When people look to cut the cord, they spend a lot of time looking at the equipment and services they need to assemble for the ideal setup. There’s the over-the-air antenna to pull in free local channels and all that goes along with setting that up. Then there’s finding the right media streamer for your TV, and deciding which services to subscribe to for live and on-demand programming: Netflix, Hulu, Sling TV, HBO Go, PlayStation Vue, and so on.
Making those decisions is putting the cart in front of the horse: Your first and most important consideration should be to determine if your internet service—and your home network—is up to snuff. While pretty much everyone has some form of internet connection, it doesn’t necessarily mean that it’s fast enough to give you a good cord-cutting experience. I can’t begin to tell you how many emails I get complaining about buffering and latency after people have cut the cord.
Let’s consider the factors you should examine to make sure your infrastructure is primed and ready for streaming.
Analyze your needs
Cord cutting is all about choice and flexibility. Where cable and satellite TV service providers force you to buy expensive one-size-fits-all plans, cutting the cord lets you purchase smaller and more tailored setups. You get what you want for less money because you’re not paying for a lot of content you don’t care about. The key is deciding what you want—and what you can live without.
- Do you only need local TV channels? If so, you’ll get your content from an antenna and won’t need to worry much about fast internet for streaming. You might even be able to get away with cutting out your ISP, and relying on your mobile wireless data plan to handle things like email and web surfing (especially if your plan allows you to tether a laptop or a media streamer to your smartphone’s internet connection).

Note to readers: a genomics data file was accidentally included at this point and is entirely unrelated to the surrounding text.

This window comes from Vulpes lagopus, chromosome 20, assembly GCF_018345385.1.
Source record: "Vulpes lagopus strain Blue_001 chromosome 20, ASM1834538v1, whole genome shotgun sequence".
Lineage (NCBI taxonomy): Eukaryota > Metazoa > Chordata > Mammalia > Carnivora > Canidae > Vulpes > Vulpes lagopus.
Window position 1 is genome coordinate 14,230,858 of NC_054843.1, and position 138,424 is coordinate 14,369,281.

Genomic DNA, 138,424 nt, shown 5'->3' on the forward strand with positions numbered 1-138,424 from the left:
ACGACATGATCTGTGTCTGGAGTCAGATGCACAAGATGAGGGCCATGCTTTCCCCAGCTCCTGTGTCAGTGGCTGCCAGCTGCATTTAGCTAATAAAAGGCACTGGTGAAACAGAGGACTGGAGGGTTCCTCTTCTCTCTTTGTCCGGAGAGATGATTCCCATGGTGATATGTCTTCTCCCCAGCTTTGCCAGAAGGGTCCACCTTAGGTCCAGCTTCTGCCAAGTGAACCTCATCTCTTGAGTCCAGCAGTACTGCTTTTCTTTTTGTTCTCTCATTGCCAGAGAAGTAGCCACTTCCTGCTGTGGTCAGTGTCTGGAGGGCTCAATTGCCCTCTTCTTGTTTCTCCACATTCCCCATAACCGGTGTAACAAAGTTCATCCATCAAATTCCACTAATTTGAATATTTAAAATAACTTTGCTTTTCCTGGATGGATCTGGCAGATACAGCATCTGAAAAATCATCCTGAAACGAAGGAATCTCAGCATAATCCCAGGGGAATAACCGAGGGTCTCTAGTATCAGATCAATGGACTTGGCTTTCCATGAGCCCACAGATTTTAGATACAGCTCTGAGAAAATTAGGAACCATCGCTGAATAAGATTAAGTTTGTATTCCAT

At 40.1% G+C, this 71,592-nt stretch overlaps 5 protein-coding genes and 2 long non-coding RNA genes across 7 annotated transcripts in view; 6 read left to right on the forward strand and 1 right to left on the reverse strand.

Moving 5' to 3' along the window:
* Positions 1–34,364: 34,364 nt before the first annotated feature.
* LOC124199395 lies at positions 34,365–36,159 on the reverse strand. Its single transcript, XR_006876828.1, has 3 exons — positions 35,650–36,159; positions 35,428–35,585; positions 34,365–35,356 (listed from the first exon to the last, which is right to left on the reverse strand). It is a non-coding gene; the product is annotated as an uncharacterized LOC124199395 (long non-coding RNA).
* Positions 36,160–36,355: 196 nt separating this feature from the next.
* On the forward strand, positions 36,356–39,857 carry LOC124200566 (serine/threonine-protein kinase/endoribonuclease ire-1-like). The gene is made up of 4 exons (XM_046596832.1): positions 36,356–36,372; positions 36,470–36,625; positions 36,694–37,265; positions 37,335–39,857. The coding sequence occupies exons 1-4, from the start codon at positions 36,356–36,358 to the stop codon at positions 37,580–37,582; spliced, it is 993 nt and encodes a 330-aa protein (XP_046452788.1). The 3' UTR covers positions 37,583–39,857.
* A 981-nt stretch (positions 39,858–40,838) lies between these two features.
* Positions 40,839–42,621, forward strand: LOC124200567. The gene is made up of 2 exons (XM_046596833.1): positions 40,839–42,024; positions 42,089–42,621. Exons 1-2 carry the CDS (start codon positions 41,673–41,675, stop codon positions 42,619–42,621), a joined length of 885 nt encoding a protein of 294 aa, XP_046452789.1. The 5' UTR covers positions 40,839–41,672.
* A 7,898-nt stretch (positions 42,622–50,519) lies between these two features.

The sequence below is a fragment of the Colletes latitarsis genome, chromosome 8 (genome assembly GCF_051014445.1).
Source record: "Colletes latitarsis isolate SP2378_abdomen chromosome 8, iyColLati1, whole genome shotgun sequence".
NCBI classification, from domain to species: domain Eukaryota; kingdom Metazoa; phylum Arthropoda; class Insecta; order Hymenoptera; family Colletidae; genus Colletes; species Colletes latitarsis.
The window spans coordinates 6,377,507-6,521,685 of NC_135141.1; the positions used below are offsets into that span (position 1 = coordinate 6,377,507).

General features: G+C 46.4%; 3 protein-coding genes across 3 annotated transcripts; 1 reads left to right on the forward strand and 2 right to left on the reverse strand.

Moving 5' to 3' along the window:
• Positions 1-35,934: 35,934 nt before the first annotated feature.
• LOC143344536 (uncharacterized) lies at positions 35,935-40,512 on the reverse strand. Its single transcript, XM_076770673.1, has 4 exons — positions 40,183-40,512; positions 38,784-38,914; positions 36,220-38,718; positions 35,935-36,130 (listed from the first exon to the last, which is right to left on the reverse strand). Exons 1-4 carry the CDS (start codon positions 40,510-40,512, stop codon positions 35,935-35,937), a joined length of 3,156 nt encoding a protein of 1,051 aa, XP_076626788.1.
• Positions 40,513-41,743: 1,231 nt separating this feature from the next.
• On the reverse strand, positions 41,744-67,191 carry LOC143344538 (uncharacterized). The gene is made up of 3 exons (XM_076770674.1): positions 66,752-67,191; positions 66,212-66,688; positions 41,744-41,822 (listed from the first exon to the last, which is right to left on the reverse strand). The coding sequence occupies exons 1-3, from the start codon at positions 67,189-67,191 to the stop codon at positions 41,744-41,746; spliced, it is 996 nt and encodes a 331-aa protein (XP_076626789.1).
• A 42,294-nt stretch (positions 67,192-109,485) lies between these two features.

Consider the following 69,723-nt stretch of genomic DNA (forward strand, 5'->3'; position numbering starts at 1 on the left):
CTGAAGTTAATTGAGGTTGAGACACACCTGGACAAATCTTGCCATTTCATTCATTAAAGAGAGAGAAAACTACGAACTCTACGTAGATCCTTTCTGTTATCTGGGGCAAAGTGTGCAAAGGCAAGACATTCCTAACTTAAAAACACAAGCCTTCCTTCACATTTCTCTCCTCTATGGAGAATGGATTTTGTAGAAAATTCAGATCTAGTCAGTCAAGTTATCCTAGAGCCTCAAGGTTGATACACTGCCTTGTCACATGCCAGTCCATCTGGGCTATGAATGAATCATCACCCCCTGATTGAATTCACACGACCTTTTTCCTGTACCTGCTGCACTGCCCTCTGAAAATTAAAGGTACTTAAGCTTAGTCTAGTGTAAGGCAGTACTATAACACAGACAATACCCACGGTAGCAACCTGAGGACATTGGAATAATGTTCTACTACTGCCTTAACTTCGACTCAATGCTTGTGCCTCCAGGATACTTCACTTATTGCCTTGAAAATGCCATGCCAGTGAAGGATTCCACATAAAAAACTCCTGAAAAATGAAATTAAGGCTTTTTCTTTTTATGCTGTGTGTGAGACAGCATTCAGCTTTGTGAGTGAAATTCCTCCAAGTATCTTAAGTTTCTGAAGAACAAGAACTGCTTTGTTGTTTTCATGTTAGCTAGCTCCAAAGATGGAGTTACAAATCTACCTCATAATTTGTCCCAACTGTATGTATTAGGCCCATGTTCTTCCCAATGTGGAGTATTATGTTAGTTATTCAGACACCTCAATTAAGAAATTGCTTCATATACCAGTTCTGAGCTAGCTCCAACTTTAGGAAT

- Do you need a DVR to record local channels? Certain over-the-air DVRs, such as the the Tablo, require you to connect to the internet. According to a spokesperson from Tablo, that company’s DVR “allows users to set the bit rate of video streamed and recorded by the device—anywhere between 2Mbps to 10Mbps—to ensure smooth streaming even over older or more troublesome home network setups.”
- Do you plan to stream using Netflix or other apps? If so, you’ll need to consider data usage, minimum speed requirements, and your home network setup, especially Wi-Fi.
- How many people are in your household? If it’s just you and your dog, you have less to consider than a family of five with multiple connected devices.
You’ll suffer from dreaded buffering if your internet connection is too slow, but that doesn’t mean you need to buy the fastest internet speed available to avoid that fate. And if your cable company is also your ISP, you can bet they’ll try to switch you to a faster and more expensive internet plan when you call to cancel your TV service. Don’t fall for it. Everyone loves superfast internet when it comes to uploading and downloading large files, but you don’t need it to be that fast just for streaming music and video.
The speed you need depends on what type of video you’re viewing and how many concurrent streams you’ll have running in your home. According to Netflix, you need just 3Mbps download speed to stream in SD (standard definition, or 480p) or 5Mbps for high definition (720p or 1080p). Streaming 4K UHD (2160p) can require as much as 25Mbps.
Cable TV alternatives such as Sling TV have similar requirements. That service recommends a constant speed of 5Mbps or higher to stream to your TV through a device such as a Roku player, and up to 25Mbps if multiple devices in the home will be using the internet simultaneously. By the same token, if you have three people in your home streaming Netflix in HD at the same time, you’ll need at least a 15Mbps internet connection.
Once you’ve determined how fast of an internet connection you need, I recommend you shop around. There’s no sense in settling for whatever your ex-cable company offers you. Check prices with an IP comparison tool to find out what’s available in your area.
How to improve streaming performance in your home